What was once an asphalt road leading into Mr Duraku’s village is now mostly broken up and is turning into dirt. The former post office is a shell. Bullets have riddled the walls and a large hole on the roof looks like it might have been hit by a mortar. The fields surrounding the village look barren. Still, there does appear to be some development. There are power lines, some of the homes appear well kept, with new roofing, windows, and fresh coats of paint. They are also rather large with two or three floors.


Rubbish aligns the road for several kilometres

According to Mr Duraku, together with donations from international organizations and NGOs, families who go abroad fund renovation back in the village. And while the villagers are grateful for any help they can get, Mr Duraku says the state needs to open the border with Kosovo and fix the roads. People have families and relations in Kosovo. Before the war, they would trade. But when the border shut, they lost a trade route. What they need more than donations are hopes for a better future, better jobs, and a stable environment for the children.

He claims that the state discriminates against ethnic Albanians. Indeed, the country seems sharply segregated along ethnic lines. Even the flags flying in the villages are Albanian, not Macedonian. Out of a population of around 2 million, official sources estimate a quarter are ethnic Albanian. But some Albanians say the true figure is much higher. According to Mr Duraku, Lipkovo’s municipality has almost 30,000 inhabitants. Less than 200 are Macedonians.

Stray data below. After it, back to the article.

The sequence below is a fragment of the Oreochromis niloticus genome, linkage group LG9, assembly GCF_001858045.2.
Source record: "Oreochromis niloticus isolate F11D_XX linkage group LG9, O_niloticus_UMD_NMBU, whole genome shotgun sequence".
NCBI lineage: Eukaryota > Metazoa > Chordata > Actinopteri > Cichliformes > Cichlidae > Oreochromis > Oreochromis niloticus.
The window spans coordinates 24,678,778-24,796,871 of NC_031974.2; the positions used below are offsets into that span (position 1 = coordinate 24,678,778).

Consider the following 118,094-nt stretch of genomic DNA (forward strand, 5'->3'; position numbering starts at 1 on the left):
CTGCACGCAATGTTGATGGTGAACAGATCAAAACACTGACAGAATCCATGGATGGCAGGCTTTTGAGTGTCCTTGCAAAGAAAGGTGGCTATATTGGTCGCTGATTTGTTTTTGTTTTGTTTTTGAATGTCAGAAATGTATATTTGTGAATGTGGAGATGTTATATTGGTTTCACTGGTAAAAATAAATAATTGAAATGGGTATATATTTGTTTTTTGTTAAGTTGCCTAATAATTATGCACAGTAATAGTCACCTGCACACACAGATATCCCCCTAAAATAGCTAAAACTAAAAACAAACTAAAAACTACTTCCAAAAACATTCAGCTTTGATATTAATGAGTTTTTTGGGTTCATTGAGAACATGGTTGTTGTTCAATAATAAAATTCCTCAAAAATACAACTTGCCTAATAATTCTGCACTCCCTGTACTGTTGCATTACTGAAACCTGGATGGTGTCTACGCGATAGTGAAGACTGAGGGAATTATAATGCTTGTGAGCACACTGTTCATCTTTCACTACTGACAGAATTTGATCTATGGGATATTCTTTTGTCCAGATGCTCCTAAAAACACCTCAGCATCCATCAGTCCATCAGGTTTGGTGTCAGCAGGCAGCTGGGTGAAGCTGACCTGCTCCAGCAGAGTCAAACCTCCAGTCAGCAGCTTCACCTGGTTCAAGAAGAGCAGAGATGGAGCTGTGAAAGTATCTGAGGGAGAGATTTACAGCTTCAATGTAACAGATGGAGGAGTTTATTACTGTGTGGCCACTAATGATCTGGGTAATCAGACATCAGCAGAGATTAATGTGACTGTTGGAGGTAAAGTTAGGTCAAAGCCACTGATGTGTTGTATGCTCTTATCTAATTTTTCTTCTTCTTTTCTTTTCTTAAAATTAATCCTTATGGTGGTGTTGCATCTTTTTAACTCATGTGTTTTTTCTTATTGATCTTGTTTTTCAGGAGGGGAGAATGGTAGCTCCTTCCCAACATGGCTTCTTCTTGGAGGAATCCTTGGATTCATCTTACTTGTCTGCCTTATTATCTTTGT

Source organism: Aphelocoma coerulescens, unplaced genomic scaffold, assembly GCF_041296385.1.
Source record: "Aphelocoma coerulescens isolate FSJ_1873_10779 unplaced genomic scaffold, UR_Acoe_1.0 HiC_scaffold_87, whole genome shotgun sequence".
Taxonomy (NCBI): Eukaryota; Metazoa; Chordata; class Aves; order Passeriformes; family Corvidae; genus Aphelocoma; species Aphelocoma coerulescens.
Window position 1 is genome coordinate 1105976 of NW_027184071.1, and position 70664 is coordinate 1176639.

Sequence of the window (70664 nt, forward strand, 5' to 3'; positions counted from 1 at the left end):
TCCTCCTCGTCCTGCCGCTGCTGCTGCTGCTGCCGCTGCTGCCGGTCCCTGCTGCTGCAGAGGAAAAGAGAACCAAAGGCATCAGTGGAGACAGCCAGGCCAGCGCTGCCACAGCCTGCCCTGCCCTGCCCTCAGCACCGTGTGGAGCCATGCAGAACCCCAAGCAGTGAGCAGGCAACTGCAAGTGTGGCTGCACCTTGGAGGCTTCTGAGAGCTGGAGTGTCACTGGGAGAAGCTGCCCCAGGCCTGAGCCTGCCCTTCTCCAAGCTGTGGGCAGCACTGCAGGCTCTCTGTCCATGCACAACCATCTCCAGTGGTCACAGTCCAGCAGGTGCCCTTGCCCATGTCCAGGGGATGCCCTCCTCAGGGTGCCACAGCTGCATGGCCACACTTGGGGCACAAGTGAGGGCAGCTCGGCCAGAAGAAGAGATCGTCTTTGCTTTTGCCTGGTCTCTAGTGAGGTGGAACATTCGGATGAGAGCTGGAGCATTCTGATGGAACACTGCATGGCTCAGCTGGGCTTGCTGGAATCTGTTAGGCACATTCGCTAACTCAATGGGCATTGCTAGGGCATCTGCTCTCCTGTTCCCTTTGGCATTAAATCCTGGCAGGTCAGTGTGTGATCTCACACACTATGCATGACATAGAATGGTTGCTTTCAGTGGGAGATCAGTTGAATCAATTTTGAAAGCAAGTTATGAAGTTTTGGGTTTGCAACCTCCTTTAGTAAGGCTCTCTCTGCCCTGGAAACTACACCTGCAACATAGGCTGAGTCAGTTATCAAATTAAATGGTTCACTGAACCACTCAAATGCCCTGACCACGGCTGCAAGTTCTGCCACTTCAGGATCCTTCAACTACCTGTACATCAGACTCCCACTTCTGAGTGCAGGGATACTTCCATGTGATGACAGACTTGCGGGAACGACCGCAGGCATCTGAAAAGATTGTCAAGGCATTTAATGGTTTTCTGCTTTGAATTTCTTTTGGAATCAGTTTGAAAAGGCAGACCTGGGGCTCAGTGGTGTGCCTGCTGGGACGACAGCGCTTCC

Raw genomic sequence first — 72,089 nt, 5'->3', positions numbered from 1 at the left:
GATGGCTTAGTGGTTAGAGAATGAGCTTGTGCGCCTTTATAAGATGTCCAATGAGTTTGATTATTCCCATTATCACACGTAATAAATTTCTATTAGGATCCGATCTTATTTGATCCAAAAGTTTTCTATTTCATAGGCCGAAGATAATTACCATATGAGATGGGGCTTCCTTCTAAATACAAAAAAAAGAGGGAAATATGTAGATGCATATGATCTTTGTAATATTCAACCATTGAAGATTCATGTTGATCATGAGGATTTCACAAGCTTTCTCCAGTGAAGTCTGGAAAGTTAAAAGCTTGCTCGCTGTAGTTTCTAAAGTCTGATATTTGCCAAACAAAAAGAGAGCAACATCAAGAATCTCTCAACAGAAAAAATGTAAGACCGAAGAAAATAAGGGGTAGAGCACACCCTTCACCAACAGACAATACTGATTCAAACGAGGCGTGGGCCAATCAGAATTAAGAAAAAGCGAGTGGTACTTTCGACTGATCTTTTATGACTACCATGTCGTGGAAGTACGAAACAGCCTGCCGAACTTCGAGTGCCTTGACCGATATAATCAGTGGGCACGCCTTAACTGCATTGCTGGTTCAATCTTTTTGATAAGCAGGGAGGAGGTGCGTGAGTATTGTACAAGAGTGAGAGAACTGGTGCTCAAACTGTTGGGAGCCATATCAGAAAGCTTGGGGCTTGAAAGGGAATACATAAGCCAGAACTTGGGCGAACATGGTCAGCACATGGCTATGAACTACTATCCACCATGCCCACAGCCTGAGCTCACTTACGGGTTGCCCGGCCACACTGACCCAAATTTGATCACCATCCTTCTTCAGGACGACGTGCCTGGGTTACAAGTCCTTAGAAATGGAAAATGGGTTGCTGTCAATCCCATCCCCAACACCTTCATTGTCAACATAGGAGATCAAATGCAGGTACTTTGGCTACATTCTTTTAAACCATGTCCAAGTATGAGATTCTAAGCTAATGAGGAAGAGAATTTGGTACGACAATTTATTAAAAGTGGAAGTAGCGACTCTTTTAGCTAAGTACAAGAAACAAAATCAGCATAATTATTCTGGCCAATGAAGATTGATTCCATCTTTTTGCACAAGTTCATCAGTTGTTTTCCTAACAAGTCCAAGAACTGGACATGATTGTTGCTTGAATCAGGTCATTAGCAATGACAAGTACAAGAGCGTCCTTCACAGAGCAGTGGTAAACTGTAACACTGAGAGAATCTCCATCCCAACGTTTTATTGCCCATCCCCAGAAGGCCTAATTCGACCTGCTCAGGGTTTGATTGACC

“In 2001, most of the homes were destroyed,” he says. “All the infrastructure is funded by citizens. But it’s a patch job. And the half-finished Project is another example of discrimination.” Mr Duraku is referring to Macedonia’s controversial Skopje 2014 project. The state is allegedly spending around EUR 200 million to reinvent Skopje’s city centre. Bronze statues, designed and built by Italian artisans, are shipped in. In the city’s main square, scaffolding surrounds what will be a monument to Alexander the Great. It’ll stand as tall as the surrounding buildings. Churches are also being renovated. Most of the project focuses entirely on the Macedonian half of Skopje – the other, poorer half being ethnic Albanian and predominately Muslim. Meanwhile, in the outlying villages, people are without running water, let alone work.

Then there is the one story of wild success in Europe from the other side of Lipkovo lake. Here is a small resort with modern facilities, large bay windows, a restaurant, and a terrace with expensive outdoor furniture, recently built through the extraordinary luck of one villager from Lipkovo. “The young man had nothing until he went to Switzerland,” says the mayor, after he made an acquaintance with an elderly woman he met by chance in a super market. She ‘adopted’ him as her son and when she passed away, he inherited all her wealth.

In the village, however, most people struggle to make ends meet. The lucky ones receive remittances from their family abroad and somehow live off the equivalent of EUR 20 a month. Some of the families that sought asylum in Belgium have since returned. Some returned on their own initiative, while others were bussed back – their travel expenses paid by the Belgian state. “They are disappointed that they have had to return,” says Mr Duraku, ”because they have no prospects at all. People who left and have returned have lost the little social welfare rights they had,” he says. “Some even sold everything to go.”

Back in Likpovo, a villager says life is too hard. “My son is cold. It is catastrophic. No jobs, no job for my son.” He waves his hand in air in disgust. “If I had a chance, I too would seek asylum. But I’m too old now,” says another. “Better to sleep in a bus station in Brussels than here,” he says in anger.


Better to sleep in a bus station in Brussels than here